On a rising NY economic tide and longer commute timesBy
On the way home tonight from Yankee Stadium, I wrapped up my read of Alan Ehrenhalt’s The Great Inversion. Written during the depths of the recent recession and published in mid-2012, Ehrenhalt examines the changing demographics of urban life. It’s not about gentrifiction as Enrenhalt refuses to use the word, but the idea is that urban and suburban demographics have completely flipped. The urban core is where the wealthy, and largely white, upper class while middle and lower class communities, often majority-minority, are moving further away from downtown areas and often into the suburbs.
Over the past 12 years of the Bloomberg Administration, we’ve seen this happen on a citywide scale. Even during the economic doldrums of the 1970s, Manhattan was always the wealthy core, but the surrounding areas were hit hard by bad times following white flight. Only recently have areas like Williamsburg, Long Island City and even Park Slope and points further south become expensive neighborhoods. Even the South Bronx — an area with a history of neighborhood problems but very quick transit access to Midtown — seems to be on the rise.
As part of their assessment of the Bloomberg Era, WNYC has taken to examining the changing demographics of New York City. We know it’s become very expensive to live here, and many members of the middle class are being priced out. But for those that stay, the changing nature of the city means longer commutes. For those that want to or need to stay but find themselves priced out of areas close to the city’s job centers, travel is taking up more and more time.
Jim O’Grady discussed this problem at length in the story I’ve embedded above, and he produced a short written companion piece:
During Mayor Bloomberg’s three terms, it became especially expensive to rent or buy a home in Manhattan and neighborhoods close to it. Over the last 10 years, most of the growth in commuting to well-paying jobs in Manhattan has occurred in Manhattan itself – and in places like Williamsburg and Greenpoint, Downtown and Brownstone Brooklyn.
That development has pushed some New Yorkers of limited means to neighborhoods further from Manhattan, where most of the jobs are located. And increasing numbers of New Yorkers are traveling within or between the outer boroughs to get to work, often using a Manhattan-centric transportation system that is not well suited to getting them where they need to go.
But Bloomberg supporter Mitchell Moss, an NYU professor of urban planning and a former adviser to the mayor, argues that the economic growth that is driving up real estate prices hasn’t displaced that many people. “No one was living in parts of Hunters Point, no one was living in parts of Lower Manhattan, no one was living in DUMBO,” Moss said. “Those areas have become, not gentrified, they’ve become populated.”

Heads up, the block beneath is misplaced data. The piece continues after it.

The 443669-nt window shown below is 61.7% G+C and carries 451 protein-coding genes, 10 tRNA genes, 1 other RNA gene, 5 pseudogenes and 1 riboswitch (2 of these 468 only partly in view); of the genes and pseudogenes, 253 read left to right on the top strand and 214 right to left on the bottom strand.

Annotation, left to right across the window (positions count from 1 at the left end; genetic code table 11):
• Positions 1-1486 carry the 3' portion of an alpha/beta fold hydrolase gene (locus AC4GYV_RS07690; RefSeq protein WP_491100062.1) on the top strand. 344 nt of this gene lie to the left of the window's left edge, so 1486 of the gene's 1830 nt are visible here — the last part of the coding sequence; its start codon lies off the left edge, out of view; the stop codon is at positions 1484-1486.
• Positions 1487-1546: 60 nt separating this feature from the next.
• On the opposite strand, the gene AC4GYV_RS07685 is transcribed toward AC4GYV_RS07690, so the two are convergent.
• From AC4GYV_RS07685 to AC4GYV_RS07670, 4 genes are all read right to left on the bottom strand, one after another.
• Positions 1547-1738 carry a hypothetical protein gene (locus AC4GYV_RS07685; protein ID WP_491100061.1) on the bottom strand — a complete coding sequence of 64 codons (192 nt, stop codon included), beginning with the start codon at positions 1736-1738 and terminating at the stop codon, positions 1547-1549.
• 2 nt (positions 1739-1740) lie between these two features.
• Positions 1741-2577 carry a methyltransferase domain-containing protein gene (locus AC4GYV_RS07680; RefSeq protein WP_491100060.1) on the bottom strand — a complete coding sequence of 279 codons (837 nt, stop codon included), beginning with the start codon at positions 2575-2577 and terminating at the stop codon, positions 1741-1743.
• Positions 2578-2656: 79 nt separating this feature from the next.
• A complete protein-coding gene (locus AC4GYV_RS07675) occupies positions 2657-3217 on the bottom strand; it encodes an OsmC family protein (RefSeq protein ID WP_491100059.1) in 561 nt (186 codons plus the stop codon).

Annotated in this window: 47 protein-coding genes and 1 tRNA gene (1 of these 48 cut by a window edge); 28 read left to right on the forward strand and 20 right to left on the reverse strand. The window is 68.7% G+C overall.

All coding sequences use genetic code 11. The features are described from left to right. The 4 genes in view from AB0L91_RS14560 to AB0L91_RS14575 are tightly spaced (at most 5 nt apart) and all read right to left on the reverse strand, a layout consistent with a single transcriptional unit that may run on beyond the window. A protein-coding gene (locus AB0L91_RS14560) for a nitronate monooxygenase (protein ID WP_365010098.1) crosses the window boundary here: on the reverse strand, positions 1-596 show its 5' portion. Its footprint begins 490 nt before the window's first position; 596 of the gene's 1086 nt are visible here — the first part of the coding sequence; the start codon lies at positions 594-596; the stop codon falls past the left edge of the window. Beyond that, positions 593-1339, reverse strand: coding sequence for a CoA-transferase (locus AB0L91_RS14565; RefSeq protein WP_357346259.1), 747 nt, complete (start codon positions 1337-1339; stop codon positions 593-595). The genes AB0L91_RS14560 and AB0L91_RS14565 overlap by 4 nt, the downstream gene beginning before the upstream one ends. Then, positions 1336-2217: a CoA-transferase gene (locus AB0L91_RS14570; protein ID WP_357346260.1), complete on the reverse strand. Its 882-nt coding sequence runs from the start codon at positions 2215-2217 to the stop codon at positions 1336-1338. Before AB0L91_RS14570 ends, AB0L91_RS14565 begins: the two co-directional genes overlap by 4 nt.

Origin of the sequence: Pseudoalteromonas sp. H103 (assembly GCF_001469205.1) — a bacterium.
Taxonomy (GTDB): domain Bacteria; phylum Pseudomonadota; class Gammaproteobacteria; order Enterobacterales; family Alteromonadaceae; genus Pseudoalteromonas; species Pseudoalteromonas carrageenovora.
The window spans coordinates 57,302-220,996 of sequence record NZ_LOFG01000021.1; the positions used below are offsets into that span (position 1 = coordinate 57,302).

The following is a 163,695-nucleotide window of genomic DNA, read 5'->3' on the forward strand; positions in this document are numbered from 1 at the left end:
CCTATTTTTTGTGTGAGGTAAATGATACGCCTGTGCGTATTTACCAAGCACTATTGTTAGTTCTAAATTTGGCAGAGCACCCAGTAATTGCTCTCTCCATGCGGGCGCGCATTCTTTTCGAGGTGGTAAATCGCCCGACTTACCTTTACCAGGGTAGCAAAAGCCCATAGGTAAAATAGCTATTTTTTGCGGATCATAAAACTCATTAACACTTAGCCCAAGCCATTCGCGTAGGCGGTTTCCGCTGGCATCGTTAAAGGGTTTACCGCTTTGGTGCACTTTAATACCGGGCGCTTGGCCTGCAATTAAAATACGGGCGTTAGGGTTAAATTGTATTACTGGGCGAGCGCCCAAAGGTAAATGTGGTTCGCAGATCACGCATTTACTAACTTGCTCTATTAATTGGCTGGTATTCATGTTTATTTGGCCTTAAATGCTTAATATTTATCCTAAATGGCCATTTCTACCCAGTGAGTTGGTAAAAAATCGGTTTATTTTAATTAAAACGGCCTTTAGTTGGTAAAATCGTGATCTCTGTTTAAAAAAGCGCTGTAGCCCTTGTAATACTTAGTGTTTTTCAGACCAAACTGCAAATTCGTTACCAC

Even so, it will be the next mayor’s job to try and lower the number of New Yorkers who commute more than an hour each way to work – a problem Mayor Bloomberg, for all his success at adding transportation options to the city, couldn’t solve.
Along with this piece, WNYC produced a heat map of travel times within the city. We’ve seen similar maps before, but along with their coverage of the socioeconomic changes, it drives home the point that a zone fare system would be inherently unfair to many people who cannot afford to pay more or live closer to their job centers.
So how can the next mayor or city planners fix the problem of, displacement, access to jobs and disparity in housing? The easy answer is to say that we need a massive expansion of the subway system along with a serious network of real bus rapid transit lines that feed both Manhattan and other job centers. Economically, that may not be feasible without a massive realignment of interests in City Hall and Albany and better control of project costs on the part of the MTA.
In another vein, Josh Barro at Business Insider proposes a few other fixes focusing around urban policy. Upzoning residential neighborhoods and incentivizing developers to construct taller buildings with more housing stock near the city’s core along with an aggressive push toward eliminating parking minimums could help increase available housing and ideally lower rents through market forces. That’s a controversial plan from the start.
Likely, there isn’t a very good answer. New York City is a hot place to live right now, and time has become a very valuable commodity. It will remain expensive to live close to the areas featuring high-paying jobs, and the price creep — which is extending further and further away — will continue to push those without money toward the fringe and ever-increasing commutes.